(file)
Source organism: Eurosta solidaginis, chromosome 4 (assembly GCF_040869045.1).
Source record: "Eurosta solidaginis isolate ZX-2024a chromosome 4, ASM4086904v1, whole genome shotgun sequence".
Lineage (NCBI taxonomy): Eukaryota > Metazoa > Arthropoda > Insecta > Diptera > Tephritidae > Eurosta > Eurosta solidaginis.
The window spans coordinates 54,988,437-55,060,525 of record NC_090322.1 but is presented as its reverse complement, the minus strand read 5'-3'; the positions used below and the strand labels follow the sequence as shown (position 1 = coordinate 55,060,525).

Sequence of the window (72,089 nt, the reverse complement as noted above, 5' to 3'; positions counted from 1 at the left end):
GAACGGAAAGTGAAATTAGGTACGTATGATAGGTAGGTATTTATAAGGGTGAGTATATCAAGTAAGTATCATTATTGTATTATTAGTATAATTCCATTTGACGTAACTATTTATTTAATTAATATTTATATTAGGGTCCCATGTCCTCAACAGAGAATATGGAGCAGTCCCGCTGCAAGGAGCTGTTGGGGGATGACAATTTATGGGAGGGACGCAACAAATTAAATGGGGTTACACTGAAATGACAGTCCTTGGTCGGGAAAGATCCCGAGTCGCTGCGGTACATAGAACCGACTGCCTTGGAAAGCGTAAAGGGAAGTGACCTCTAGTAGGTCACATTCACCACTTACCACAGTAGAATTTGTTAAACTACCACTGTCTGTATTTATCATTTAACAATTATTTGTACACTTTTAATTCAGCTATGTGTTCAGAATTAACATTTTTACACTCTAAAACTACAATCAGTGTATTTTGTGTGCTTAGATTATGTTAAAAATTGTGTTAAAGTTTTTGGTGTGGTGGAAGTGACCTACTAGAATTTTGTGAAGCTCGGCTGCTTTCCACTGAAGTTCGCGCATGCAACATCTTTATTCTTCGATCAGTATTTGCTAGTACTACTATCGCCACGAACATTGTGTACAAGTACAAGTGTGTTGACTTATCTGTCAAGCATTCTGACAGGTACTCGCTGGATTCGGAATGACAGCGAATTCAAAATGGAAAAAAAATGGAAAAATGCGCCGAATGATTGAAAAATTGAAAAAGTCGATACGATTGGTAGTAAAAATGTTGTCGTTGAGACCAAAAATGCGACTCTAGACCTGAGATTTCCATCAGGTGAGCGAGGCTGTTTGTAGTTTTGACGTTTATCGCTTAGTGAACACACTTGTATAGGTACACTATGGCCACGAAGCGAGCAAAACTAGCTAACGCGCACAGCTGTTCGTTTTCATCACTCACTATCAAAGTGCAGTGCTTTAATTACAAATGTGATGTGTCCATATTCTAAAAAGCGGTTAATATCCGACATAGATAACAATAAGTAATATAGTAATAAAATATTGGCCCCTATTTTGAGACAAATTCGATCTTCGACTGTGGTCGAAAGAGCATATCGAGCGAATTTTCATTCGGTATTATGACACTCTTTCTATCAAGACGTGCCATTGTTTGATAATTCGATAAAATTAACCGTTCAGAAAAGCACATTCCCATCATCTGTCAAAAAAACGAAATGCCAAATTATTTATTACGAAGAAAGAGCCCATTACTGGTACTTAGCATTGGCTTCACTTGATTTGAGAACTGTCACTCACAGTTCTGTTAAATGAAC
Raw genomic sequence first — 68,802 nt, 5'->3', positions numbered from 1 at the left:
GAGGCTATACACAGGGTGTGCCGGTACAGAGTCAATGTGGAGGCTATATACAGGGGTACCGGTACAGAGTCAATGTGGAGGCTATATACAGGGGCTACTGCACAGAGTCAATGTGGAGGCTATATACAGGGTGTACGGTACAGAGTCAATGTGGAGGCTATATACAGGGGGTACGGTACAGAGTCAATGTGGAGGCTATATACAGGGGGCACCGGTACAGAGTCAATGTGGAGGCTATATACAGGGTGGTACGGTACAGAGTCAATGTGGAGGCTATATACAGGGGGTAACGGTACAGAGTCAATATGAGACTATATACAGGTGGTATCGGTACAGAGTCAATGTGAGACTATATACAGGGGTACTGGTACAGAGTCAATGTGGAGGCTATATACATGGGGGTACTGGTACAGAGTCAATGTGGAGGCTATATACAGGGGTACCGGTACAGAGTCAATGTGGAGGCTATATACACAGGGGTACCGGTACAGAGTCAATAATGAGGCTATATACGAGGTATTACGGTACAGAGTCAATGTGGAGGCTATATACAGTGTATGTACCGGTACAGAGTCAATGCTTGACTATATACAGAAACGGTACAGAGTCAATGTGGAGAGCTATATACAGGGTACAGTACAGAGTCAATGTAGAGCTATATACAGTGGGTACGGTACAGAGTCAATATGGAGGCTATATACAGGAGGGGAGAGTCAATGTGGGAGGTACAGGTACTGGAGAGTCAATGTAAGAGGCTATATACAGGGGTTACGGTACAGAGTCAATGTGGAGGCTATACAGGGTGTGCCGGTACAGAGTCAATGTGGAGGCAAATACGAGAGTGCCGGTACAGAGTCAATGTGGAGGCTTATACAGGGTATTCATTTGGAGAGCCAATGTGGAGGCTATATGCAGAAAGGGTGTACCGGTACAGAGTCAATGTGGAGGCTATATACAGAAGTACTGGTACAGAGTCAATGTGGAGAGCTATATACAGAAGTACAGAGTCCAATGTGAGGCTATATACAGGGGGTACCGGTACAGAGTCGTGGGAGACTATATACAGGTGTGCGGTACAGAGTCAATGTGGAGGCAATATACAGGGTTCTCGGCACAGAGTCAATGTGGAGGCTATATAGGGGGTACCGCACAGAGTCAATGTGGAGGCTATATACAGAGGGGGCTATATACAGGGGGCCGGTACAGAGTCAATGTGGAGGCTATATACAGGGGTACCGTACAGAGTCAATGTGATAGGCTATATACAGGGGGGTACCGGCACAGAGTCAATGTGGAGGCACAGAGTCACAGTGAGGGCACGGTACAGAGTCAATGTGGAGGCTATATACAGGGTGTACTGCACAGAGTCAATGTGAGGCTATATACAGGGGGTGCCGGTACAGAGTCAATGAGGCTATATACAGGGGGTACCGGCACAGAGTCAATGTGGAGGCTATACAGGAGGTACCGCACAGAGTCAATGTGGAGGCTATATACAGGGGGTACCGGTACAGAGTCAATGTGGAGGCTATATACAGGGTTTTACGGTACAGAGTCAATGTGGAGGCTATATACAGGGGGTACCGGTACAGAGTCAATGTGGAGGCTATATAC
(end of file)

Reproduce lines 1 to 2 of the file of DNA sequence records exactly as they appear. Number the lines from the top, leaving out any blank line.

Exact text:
Source organism: Eurosta solidaginis, chromosome 4 (assembly GCF_040869045.1).
Source record: "Eurosta solidaginis isolate ZX-2024a chromosome 4, ASM4086904v1, whole genome shotgun sequence".